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Charles Dickens

Madeline House and Graham Storey (eds), The British Academy/The Pilgrim Edition of the Letters of Charles Dickens, Vol. 1: 1820–1839

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MS Victoria & Albert Museum. Date: clearly the day after CD, Ainsworth, Barham and Forster dined together, "settling Miscellany business" (Diary entry for 30 Jan, p. 639).

Doughty Street. | Thursday Morning.

My Dear Forster

Ainsworth must have made some ridiculous mistake, and carried off Barham's letter to Bentley in his pocket.1 I searched for it directly you had pg 503left last night, and again this morning, but can find it nowhere. Pray let him know of this the instant he comes to town, or there will be the devil to pay.

If you suppose that anything which fell from me last night could by the utmost latitude of construction imply the smallest dissatisfaction on my part with your warm, unflinching, and friendly exertions for me, for God's sake dismiss such a feeling from your mind.1 Believe me my dear Forster that I am too well aware of the energy and steadiness of your friendship ever to entertain or express the least approach to doubt or discontent where you have been mediating for me, and that I see the value of you and appreciate the sterling openness2 and honesty of your heart, more and more (if that be possible) as I behold it in contrast with the hearts of other men.

I could say more on such a subject as this, but you would think me foolish and rhapsodical, and such regard as I have for you is better kept within one's own breast than vented in imperfect and inexpressive words.

  • In great haste—
  •          Always My Dear Forster
  •              Your affectionate friend
  •                   Charles Dickens

Notes Settings


Editor’s Note
1 Apparently Barham wrote two letters to Bentley on 30 Jan, advising him to accept Ainsworth as editor of the Miscellany in succession to CD. The first was a brief note (dated 30 Jan) written after CD and Ainsworth had called on him, saying "I see additional reason for adhering to the opinion I gave you honestly as to the eligibility of Mr A. for an editor"; the second (undated) was presumably written the same night and taken away by Ainsworth after dinner. It read: "Mr Ainsworth & myself have had a long interview with Mr Dickens and the result of our conference which I copy from his own memorandum is (in substance) this | Mr Dickens on withdrawing will express himself friendly towards the Miscellany and its new Editor, Mr Ainsworth, provided that Gentleman's name is immediately substituted as that of his successor. | Mr Dickens will write a paper in the next number of the Miscellany gratuitously announcing, in the pleasantest manner in which he can possibly state it, the termination of his present connexion with it. Mr Dickens at the same time pledges himself to write gratuitously two further papers within the next six months for the Miscellany. | Mr Dickens has already devoted much time to the proper arrangement of papers marking such as he thinks worthy the attention of his Successor Mr Ainsworth to whom personally he will be happy to supply any information on these heads which it is in his power to afford. | It is a point of honor with Mr Dickens that he will not edit, conduct, originate or write for any new or existing magazine until the present year has expired. Mr Dickens conceives the last condition expressed in the words which are underscored as a matter of personal friendship to Mr Ainsworth, and it is expressly understood that Nicholas Nickleby and an annual work to be written by Mr Dickens and published by Messrs. Chapman & Hall are exempted from these conditions as they are in the memoranda of agreement (dated the 28th inst.) now existing between Mr Dickens and Mr Bentley. | I think these conditions fair and reasonable between man & man and I recommend them as far as my opinion goes to your adoption." (MSS Berg)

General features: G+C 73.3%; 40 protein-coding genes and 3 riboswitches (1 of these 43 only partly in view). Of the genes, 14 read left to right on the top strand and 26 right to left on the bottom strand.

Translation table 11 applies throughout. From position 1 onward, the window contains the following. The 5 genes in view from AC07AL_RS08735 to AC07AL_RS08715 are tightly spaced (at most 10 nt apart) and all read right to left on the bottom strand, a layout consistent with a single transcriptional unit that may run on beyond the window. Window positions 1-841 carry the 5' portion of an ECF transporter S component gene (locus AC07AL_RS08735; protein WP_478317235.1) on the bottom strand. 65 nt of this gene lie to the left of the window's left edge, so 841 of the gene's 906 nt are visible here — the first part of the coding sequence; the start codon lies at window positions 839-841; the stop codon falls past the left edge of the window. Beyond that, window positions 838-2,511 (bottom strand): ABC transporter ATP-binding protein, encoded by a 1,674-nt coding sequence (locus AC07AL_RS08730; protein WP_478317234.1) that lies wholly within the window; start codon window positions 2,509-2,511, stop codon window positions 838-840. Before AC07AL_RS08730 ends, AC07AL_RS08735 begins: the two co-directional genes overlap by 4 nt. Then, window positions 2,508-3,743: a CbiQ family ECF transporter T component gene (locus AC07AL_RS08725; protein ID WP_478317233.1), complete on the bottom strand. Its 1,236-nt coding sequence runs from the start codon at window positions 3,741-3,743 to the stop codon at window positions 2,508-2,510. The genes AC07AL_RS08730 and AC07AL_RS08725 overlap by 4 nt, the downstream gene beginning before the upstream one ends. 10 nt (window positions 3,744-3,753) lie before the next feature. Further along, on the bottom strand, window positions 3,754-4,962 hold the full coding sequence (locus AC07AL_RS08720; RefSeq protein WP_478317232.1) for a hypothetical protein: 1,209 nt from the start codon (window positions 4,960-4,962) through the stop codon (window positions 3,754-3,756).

Editor’s Note
1 Forster, in his use of this letter, is slightly disingenuous. He says that after receiving the letter of 21 Jan, "I gently reminded him that I had made objection at the time to the arrangement on the failure of which he empowered me to bring about the settlement it was now proposed to supersede. I cannot give his reply, as it would be unbecoming to repeat the warmth of its expression to myself, but I preserve its first few lines to guard against any possible future misstatement." He then goes on to quote parts of paragraphs 2 and 3 of the letter of 31 Jan, beginning "If you suppose that anything in my letter …" (F, ii, iii, 117n). His reason for this alteration can only be guessed at: but concern for his prestige as CD's chief adviser may have deterred him from recording an argument between them at the dinner; whereas the alternative, that he had misunderstood what was said in a letter, suggests a milder form of disagreement. For CD's account of the part Forster played at this time, see To Ainsworth, 26 Mar 39.
Editor’s Note
2 Word confused; apparently "steadiness" written first and changed to "openness"—because "steadiness" used a few lines earlier.
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